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Teenagers find their field of dreams has gone to pot

Posted on August 1, 2000

To the teenagers who found it, the 35 acres must have seemed like the original field of dreams.

Deepest Surrey is hardly the place you’d expect to find a cannabis plantation, but here were thousands of plants, laid out in rows, and up to 5ft tall. There were no guard dogs, no fences and no security staff.

Word quickly spread among the teenagers in Send, near Guildford, that there was this field where you could go and help yourself to handfuls of Cannabis sativa.

But then — as is often the case with dreams — reality set in. Locals complained about the numbers of teenagers being drawn to the site, some clambering through gardens to get to the field. “I was absolutely horrified when my son took me there,” said one woman, who asked not to be named. “Small children as young as 10 have been playing in that field. Nobody knows about it except the teenagers — all the teenage fraternity know about it.”

There was further disillusionment when the police became involved, stopping the teenagers and making them give up their pocketfuls of leaves, which they were planning to take home, dry out and smoke. “As with any theft, including crops, we will takesteps to stop people who steal other people’s property,” said a spokeswoman for Surrey Police.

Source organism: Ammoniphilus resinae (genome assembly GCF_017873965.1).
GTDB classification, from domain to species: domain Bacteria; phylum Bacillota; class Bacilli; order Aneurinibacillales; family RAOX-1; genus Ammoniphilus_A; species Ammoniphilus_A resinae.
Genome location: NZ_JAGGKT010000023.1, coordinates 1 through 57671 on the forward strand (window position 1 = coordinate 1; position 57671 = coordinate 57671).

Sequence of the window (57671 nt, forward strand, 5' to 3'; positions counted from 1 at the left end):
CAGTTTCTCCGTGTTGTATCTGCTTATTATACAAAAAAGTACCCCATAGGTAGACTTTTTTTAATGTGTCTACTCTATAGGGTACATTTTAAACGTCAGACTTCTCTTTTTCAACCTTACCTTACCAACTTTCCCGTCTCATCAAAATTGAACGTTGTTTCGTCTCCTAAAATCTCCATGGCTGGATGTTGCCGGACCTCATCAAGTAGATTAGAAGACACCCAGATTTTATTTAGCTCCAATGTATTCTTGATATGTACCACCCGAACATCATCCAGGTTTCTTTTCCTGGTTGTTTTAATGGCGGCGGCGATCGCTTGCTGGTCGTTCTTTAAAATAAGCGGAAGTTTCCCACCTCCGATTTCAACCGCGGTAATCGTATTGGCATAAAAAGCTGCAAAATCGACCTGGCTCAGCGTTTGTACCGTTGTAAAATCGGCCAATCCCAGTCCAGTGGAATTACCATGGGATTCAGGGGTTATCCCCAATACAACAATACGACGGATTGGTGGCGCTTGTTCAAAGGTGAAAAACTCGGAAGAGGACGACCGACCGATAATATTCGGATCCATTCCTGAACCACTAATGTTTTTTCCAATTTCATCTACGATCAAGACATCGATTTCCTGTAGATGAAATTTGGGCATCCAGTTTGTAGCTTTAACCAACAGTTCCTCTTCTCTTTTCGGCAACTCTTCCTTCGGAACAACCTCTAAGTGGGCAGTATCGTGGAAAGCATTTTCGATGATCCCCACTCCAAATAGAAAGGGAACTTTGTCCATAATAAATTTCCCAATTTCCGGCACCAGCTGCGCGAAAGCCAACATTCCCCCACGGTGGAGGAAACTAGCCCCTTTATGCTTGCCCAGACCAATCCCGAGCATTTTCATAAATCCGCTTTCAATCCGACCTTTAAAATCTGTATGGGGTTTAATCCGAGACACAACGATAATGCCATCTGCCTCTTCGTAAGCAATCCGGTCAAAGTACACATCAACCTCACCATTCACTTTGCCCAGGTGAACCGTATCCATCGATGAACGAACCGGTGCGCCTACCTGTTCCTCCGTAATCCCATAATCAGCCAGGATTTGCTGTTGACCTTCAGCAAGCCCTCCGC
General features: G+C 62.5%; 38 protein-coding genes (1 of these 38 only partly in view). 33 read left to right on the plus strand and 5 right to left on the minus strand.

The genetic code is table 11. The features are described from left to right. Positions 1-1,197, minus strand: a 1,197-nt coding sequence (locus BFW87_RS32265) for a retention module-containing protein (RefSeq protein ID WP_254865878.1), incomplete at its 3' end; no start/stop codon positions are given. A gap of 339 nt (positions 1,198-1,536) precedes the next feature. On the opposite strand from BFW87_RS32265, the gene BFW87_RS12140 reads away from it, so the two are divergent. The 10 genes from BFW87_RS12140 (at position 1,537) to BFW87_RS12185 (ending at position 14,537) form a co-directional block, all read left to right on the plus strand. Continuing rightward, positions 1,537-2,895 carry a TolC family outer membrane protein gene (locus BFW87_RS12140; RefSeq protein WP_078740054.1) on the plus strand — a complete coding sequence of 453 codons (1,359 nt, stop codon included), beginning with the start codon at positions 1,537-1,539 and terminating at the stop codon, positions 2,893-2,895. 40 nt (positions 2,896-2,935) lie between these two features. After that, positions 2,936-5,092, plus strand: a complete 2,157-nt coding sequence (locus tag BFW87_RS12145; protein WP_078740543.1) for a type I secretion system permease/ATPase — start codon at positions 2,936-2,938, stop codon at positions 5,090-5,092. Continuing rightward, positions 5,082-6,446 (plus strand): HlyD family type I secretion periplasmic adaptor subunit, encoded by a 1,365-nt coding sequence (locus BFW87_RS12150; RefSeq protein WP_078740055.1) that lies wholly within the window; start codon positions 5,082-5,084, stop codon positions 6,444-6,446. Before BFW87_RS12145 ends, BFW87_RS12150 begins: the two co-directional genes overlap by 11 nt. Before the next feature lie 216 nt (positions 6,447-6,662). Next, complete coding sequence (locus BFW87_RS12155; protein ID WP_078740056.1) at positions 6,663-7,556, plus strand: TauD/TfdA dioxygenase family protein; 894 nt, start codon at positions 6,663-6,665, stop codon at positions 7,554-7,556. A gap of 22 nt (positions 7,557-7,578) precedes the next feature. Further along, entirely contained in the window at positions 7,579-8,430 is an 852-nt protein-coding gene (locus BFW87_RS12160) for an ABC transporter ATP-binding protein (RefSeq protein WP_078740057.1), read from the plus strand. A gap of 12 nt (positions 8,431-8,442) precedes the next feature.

And then, after all that, the dream was shattered for ever with the revelation that the stuff was not even worth smoking. The cannabis at Cricket Hill Lane was actually industrial hemp, designed to be used as lining for door panels of BMW cars.

It would have been impossible to get stoned smoking it: while illegal cannabis contains around 10 per cent of the intoxicant delta-9-tetrahydrocannabinol (THC), regulations laid down by the Home Office ensure the hemp at Send contains no more than 0.3per cent.

A spokesmen for RMC Aggregates, which is growing the hemp, said: “ Hemp is a traditional crop that today has unfortunate connections. However, the harvest from Send is capable of nothing more harmful than being incorporated into car interiors.”

Copyright © 2000, Independent. All rights reserved.

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